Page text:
Judgment: You think critically and are open-minded to different perspectives. You can weigh facts objectively, without your feelings getting in the way. 

Ingenuity: You are creative and street smart. If you want something, you’ll find unique and original ways to get it. 

Perspective: You are wise, and people come to you for advice. 


Valor: Despite fear, you can face difficult physical and emotional challenges. 

Perseverance: You’re industrious, finishing what you start. You meet or exceed expectations, but don’t give yourself unattainable goals. 

Integrity: You are honest and transparent in word and in deed. 

Zest: You feel passion, inspiration, and energy when embarking on a new day or new activity. 

Humanity and Love 

Kindness: You enjoy making others happy, even if you don’t know them well. 

Loving and being loved: You have strong relationships, where you can accept and give love.

Social intelligence: You are aware of the feelings and motivations of others and of yourself, and you can use that information to handle social situations well.


Citizenship: You work well in a group and respect your team members and leaders. 

Fairness: You have a strong sense of morality and believe in treating people the same, without regard for your feelings or prejudices.

Leadership: You successfully organize activities and treat group members equally. 


Self-control: You can regulate not only your actions but also your emotions. 

Prudence: You think long-term, weigh your options, and exercise caution. 

Humility: You’re modest and don’t seek attention. You don’t see your accomplishments as special. 

Forgiveness: You forgive and give people second chances. You aren’t vengeful and don’t hold a grudge.


Appreciation of beauty: You recognize beauty and excellence, and it awes you. 

Gratitude: You’re thankful for other people and circumstances. You don’t take things for granted.

Optimism: You have hope and expect good things, so you plan for a happy future.

Spirituality: You have strong beliefs and a sense of purpose. You understand your place in something larger, whether it’s religious or not. 

Humor: You’re funny, and you enjoy making others laugh.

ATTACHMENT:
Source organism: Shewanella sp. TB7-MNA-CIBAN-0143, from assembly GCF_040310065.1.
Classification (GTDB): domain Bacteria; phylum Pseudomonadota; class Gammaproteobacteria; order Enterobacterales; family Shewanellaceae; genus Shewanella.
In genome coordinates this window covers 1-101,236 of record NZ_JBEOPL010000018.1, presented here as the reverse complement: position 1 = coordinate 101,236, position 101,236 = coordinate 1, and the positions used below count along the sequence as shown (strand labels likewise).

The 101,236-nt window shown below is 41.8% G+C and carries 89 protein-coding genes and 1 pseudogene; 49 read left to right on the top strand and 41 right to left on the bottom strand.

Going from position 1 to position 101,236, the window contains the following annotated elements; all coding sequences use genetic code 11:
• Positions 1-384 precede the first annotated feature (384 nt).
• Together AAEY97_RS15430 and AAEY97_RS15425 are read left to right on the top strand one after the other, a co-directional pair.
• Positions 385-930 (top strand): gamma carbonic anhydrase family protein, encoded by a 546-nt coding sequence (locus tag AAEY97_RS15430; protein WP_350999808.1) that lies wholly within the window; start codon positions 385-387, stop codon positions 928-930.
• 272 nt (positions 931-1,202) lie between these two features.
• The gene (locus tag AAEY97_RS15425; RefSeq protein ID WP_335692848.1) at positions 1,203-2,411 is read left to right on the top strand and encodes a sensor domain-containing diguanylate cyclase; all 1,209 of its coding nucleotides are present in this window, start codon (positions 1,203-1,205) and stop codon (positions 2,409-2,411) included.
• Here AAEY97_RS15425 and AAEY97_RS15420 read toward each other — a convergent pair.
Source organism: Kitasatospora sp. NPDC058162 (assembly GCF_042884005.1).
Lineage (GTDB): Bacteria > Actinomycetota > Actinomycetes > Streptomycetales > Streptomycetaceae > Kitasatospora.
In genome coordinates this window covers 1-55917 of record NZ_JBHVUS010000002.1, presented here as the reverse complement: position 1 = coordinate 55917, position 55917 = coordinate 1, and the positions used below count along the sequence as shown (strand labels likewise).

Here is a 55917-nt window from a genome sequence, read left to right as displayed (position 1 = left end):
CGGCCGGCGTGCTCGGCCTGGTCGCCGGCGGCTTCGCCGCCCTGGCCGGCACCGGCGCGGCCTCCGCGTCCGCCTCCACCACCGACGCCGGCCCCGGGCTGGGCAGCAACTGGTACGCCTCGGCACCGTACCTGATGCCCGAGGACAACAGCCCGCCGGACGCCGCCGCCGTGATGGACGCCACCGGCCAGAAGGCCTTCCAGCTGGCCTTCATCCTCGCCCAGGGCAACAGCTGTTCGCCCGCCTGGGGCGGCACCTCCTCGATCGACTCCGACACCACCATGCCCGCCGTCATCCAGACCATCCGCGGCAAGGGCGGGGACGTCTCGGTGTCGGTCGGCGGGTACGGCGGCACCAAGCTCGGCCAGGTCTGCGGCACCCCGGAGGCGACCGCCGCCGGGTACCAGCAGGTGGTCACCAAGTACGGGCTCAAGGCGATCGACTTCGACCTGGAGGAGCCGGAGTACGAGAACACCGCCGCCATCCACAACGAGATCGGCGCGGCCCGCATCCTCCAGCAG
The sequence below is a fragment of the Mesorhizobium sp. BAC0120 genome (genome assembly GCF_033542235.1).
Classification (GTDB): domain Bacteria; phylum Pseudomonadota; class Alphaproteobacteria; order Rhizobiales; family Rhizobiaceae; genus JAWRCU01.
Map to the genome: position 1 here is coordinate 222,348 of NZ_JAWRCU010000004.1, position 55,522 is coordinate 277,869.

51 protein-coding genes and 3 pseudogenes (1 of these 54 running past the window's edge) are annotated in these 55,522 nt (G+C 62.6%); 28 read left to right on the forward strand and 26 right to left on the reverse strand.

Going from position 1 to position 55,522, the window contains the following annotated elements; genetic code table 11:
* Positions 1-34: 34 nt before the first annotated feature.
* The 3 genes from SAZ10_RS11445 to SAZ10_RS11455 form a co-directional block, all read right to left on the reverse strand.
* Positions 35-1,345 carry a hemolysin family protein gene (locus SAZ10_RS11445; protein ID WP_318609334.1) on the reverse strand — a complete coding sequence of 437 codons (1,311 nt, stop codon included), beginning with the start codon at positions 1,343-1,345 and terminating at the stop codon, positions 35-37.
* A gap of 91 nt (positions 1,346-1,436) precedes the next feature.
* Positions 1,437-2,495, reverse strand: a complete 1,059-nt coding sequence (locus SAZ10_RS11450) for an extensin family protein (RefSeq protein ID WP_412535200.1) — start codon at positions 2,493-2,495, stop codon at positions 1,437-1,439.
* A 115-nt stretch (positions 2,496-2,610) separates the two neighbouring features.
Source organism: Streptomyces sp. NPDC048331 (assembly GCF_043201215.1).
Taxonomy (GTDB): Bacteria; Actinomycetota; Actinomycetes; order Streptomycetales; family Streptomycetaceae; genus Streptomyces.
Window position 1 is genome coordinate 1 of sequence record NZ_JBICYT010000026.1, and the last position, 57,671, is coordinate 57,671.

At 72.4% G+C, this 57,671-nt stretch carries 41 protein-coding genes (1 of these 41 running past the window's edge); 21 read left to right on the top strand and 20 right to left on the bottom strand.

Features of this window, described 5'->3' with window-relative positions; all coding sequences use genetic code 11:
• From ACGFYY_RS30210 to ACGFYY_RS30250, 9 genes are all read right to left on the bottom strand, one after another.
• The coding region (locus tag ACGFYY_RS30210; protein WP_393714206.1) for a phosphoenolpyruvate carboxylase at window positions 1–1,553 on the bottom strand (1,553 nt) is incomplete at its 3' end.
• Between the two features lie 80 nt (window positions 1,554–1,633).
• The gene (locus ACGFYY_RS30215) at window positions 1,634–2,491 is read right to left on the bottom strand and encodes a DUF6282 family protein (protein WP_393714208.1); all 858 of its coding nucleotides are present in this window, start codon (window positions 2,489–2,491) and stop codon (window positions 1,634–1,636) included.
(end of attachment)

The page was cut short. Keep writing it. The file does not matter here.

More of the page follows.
Is the point of using your strengths just to achieve happiness? At the end of Authentic Happiness, Seligman makes a intriguing suggestion. He personally doesn’t believe in God the creator, but he can envision a world where we are (in essence) creating God. The march of society is a march toward perfect knowledge, perfect power, and perfect goodness. To find meaning, he believes, each of us can see ourselves as contributing to one of those three domains.

I feel strongly drawn toward the goal of wisdom, as I read, write blog posts, and get lost in conversations. Engineers or programmers, he says, may be drawn to create products and services that give us more control over our environment. Priests and nonprofits, I imagine, strive to make the world better. Once you know your strengths and your purpose, the next step is to take an honest look at your life to see if you’re living as powerfully, authentically, and meaningfully as possible. 

I’m doing an experiment to become an optimist. Does anyone want to join? 

Seligman - Learned OptimismFor the past month, I’ve been doing a gratitude experiment: I committed to journaling about three things I was grateful for every day, one of the most widely cited happiness-boosting techniques there is.

I happened to be reading Learned Optimism just as I was searching for my next monthly experiment. Learned Optimism is one of the pivotal texts of positive psychology, penned by its father and pioneer, Dr. Martin Seligman. My reaction to his pages and pages of research, and the simple genius of his theory of optimism, was (in short): I’m on board. Let’s do this. 

Research has shown that becoming an optimist can alleviate depression and help prevent relapses. Optimists are more productive than their pessimistic peers, persisting through obstacles and making up for any deficits of intelligence or skills. Optimism boosts your immune system, protecting you from infectious diseases and decreasing the likelihood of breast cancer relapse. Optimistic sports teams tend to improve year-to-year, and optimistic athletes perform better, particularly in crunch time. Optimistic politicians tend to win elections. Shall I go on? 

So my next experiment is to follow the steps Seligman outlines to become an optimist. And yes, I need to become an optimist – according to the test in the book, I am moderately pessimistic.